### Woburn Challenge 1996

## Problem 5: Plentiful Paths

Given is an M by N grid and on each square of the grid there may or may not be an apple on it. Let A be the bottom left square and B be the upper right square of the grid. Find the path from A to B (shown below) going up and right only that passes through the most number of squares with apples in them. For this path output the number of apples on it.

For example, here is a 4 by 4 grid:

.a.a <-B ..aa a.a. A-> ....

Each square can have at most one apple (this includes squares A and B).

### Input

Your program should read in the size of the grid, M N, where 1 ≤ M, N ≤ 100. The locations of the apples where A is at (1, 1) and B is at (M, N). Inputs will end with 0 0 and have the same format as the one below. In our example, the input would be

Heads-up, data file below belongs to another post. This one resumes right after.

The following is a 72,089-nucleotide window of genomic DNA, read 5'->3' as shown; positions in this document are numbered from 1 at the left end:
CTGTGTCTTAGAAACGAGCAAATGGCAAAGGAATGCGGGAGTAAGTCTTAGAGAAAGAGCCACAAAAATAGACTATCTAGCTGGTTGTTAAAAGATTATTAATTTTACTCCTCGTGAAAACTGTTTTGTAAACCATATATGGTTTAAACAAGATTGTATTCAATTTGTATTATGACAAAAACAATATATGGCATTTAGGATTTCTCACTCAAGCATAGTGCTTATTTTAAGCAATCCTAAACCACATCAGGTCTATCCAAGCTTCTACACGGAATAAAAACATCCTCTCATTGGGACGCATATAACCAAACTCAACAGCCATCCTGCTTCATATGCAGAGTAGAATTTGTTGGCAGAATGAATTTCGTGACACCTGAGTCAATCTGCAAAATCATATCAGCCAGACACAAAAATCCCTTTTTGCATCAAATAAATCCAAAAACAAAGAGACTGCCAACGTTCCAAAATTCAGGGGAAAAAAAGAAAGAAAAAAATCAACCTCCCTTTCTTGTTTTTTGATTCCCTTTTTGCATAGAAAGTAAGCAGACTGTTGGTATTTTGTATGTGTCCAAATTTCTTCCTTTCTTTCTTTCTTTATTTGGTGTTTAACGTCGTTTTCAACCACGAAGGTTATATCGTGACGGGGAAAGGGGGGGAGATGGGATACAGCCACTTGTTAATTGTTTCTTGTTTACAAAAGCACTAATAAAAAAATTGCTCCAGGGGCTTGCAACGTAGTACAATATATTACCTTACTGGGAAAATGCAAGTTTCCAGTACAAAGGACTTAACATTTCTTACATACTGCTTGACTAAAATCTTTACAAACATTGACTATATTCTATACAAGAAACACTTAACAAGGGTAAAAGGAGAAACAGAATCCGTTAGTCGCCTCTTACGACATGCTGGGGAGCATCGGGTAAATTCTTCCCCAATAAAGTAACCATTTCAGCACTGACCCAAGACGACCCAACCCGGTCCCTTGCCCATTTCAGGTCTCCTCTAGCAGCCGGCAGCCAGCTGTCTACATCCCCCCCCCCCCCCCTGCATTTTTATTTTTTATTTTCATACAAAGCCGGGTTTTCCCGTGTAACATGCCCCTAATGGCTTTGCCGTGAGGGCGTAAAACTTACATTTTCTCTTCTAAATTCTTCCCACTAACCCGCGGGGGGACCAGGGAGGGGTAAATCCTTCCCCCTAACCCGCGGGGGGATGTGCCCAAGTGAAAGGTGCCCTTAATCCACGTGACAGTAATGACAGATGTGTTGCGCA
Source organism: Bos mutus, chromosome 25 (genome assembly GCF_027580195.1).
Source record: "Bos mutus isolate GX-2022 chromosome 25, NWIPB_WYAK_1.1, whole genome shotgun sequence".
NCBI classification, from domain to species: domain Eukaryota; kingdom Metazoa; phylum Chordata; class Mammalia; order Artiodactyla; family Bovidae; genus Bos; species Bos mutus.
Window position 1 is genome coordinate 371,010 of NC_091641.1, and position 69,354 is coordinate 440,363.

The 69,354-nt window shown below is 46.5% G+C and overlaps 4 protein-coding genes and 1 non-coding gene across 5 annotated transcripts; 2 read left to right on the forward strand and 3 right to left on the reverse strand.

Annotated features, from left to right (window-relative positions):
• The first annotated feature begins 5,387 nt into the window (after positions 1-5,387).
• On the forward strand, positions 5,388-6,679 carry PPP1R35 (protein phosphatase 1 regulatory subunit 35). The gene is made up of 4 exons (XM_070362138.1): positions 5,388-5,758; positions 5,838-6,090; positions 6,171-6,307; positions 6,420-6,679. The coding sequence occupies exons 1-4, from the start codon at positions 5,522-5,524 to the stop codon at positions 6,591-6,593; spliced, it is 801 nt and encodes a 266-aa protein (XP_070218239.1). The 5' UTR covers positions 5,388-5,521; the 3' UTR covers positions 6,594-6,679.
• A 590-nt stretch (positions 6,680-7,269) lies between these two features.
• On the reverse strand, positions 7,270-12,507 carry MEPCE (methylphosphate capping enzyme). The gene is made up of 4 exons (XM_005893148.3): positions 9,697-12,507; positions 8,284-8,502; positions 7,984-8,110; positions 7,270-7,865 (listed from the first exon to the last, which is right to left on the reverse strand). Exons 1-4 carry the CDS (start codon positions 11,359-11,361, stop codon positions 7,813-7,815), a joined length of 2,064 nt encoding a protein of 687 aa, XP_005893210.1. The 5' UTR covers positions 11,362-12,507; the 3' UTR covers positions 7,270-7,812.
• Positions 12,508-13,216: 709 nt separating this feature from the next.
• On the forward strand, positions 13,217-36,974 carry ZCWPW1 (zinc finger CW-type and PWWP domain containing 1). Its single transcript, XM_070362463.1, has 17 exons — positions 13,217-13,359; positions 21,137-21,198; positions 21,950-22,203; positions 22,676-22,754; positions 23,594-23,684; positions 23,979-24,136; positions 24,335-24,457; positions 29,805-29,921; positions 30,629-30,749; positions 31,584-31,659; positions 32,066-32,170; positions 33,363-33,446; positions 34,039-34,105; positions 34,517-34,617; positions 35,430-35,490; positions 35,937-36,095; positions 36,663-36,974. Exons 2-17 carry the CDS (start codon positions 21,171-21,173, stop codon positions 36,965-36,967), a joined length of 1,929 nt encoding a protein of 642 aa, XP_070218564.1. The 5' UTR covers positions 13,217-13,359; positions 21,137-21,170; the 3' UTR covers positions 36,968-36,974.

4 4 2 1 2 3 3 3 3 4 4 2 4 4 0 0

### Output

Give the number of apples on the path with the most number of them. In this case

5

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Best Solutions

**Point Value:** 10

**Time Limit:** 2.00s

**Memory Limit:** 16M

**Added:** Sep 30, 2008

**Languages Allowed:**

C++03, PAS, C, HASK, ASM, RUBY, PYTH2, JAVA, PHP, SCM, CAML, PERL, C#, C++11, PYTH3

## Comments (Search)

zhxl0903on Mar 31, 2009 - 8:55:43 pm UTC m and n?SourSpinachon Mar 31, 2009 - 10:03:15 pm UTC Re: m and n?However, it doesn't even matter which way you look at it, and anyway you could just try both ways, so no reason to ask a question like this.